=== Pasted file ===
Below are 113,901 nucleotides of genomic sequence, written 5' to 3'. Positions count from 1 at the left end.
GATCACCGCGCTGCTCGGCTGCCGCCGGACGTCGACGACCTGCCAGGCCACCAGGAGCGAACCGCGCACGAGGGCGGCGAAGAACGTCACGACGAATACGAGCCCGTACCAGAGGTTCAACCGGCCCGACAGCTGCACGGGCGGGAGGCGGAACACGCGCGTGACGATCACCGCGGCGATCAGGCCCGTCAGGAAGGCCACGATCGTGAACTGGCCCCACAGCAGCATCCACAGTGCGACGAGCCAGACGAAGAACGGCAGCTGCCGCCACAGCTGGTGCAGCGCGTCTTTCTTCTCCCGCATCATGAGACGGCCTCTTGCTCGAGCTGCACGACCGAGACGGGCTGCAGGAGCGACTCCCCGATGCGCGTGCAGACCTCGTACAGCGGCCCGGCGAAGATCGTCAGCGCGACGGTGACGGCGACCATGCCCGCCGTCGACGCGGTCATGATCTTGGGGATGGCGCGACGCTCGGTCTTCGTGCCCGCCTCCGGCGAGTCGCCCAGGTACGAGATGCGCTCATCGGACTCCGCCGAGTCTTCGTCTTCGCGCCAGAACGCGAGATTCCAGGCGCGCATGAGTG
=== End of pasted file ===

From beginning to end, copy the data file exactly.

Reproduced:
Below are 113,901 nucleotides of genomic sequence, written 5' to 3'. Positions count from 1 at the left end.
GATCACCGCGCTGCTCGGCTGCCGCCGGACGTCGACGACCTGCCAGGCCACCAGGAGCGAACCGCGCACGAGGGCGGCGAAGAACGTCACGACGAATACGAGCCCGTACCAGAGGTTCAACCGGCCCGACAGCTGCACGGGCGGGAGGCGGAACACGCGCGTGACGATCACCGCGGCGATCAGGCCCGTCAGGAAGGCCACGATCGTGAACTGGCCCCACAGCAGCATCCACAGTGCGACGAGCCAGACGAAGAACGGCAGCTGCCGCCACAGCTGGTGCAGCGCGTCTTTCTTCTCCCGCATCATGAGACGGCCTCTTGCTCGAGCTGCACGACCGAGACGGGCTGCAGGAGCGACTCCCCGATGCGCGTGCAGACCTCGTACAGCGGCCCGGCGAAGATCGTCAGCGCGACGGTGACGGCGACCATGCCCGCCGTCGACGCGGTCATGATCTTGGGGATGGCGCGACGCTCGGTCTTCGTGCCCGCCTCCGGCGAGTCGCCCAGGTACGAGATGCGCTCATCGGACTCCGCCGAGTCTTCGTCTTCGCGCCAGAACGCGAGATTCCAGGCGCGCATGAGTG